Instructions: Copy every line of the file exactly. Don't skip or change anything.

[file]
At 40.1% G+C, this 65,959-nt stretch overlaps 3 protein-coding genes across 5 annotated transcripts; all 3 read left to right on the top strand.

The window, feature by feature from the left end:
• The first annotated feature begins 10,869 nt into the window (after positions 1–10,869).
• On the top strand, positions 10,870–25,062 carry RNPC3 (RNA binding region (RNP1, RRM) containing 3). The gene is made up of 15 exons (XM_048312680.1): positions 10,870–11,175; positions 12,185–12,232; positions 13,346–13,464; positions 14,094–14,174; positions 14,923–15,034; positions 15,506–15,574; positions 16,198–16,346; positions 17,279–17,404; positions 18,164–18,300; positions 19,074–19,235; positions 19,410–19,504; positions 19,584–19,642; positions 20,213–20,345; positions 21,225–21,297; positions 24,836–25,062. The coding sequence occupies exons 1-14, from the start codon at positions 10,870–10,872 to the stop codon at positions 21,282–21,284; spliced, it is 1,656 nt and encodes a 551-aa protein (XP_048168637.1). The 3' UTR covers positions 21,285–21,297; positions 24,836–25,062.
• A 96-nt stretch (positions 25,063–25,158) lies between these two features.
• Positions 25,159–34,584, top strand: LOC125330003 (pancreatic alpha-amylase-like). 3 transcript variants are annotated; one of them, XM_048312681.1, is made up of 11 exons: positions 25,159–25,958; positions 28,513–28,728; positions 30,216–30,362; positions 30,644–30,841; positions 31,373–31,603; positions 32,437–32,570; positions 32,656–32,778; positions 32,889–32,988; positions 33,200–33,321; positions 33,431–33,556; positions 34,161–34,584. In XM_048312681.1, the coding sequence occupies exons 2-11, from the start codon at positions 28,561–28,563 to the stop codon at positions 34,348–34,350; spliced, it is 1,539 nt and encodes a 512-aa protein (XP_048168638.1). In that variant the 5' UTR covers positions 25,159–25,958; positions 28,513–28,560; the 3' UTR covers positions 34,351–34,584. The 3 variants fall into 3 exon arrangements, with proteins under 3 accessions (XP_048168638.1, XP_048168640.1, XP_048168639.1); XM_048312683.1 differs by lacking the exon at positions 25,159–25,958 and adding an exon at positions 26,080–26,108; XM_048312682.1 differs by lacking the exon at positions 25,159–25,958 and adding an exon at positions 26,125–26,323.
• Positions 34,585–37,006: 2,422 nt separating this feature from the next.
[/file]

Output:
At 40.1% G+C, this 65,959-nt stretch overlaps 3 protein-coding genes across 5 annotated transcripts; all 3 read left to right on the top strand.

The window, feature by feature from the left end:
• The first annotated feature begins 10,869 nt into the window (after positions 1–10,869).
• On the top strand, positions 10,870–25,062 carry RNPC3 (RNA binding region (RNP1, RRM) containing 3). The gene is made up of 15 exons (XM_048312680.1): positions 10,870–11,175; positions 12,185–12,232; positions 13,346–13,464; positions 14,094–14,174; positions 14,923–15,034; positions 15,506–15,574; positions 16,198–16,346; positions 17,279–17,404; positions 18,164–18,300; positions 19,074–19,235; positions 19,410–19,504; positions 19,584–19,642; positions 20,213–20,345; positions 21,225–21,297; positions 24,836–25,062. The coding sequence occupies exons 1-14, from the start codon at positions 10,870–10,872 to the stop codon at positions 21,282–21,284; spliced, it is 1,656 nt and encodes a 551-aa protein (XP_048168637.1). The 3' UTR covers positions 21,285–21,297; positions 24,836–25,062.
• A 96-nt stretch (positions 25,063–25,158) lies between these two features.
• Positions 25,159–34,584, top strand: LOC125330003 (pancreatic alpha-amylase-like). 3 transcript variants are annotated; one of them, XM_048312681.1, is made up of 11 exons: positions 25,159–25,958; positions 28,513–28,728; positions 30,216–30,362; positions 30,644–30,841; positions 31,373–31,603; positions 32,437–32,570; positions 32,656–32,778; positions 32,889–32,988; positions 33,200–33,321; positions 33,431–33,556; positions 34,161–34,584. In XM_048312681.1, the coding sequence occupies exons 2-11, from the start codon at positions 28,561–28,563 to the stop codon at positions 34,348–34,350; spliced, it is 1,539 nt and encodes a 512-aa protein (XP_048168638.1). In that variant the 5' UTR covers positions 25,159–25,958; positions 28,513–28,560; the 3' UTR covers positions 34,351–34,584. The 3 variants fall into 3 exon arrangements, with proteins under 3 accessions (XP_048168638.1, XP_048168640.1, XP_048168639.1); XM_048312683.1 differs by lacking the exon at positions 25,159–25,958 and adding an exon at positions 26,080–26,108; XM_048312682.1 differs by lacking the exon at positions 25,159–25,958 and adding an exon at positions 26,125–26,323.
• Positions 34,585–37,006: 2,422 nt separating this feature from the next.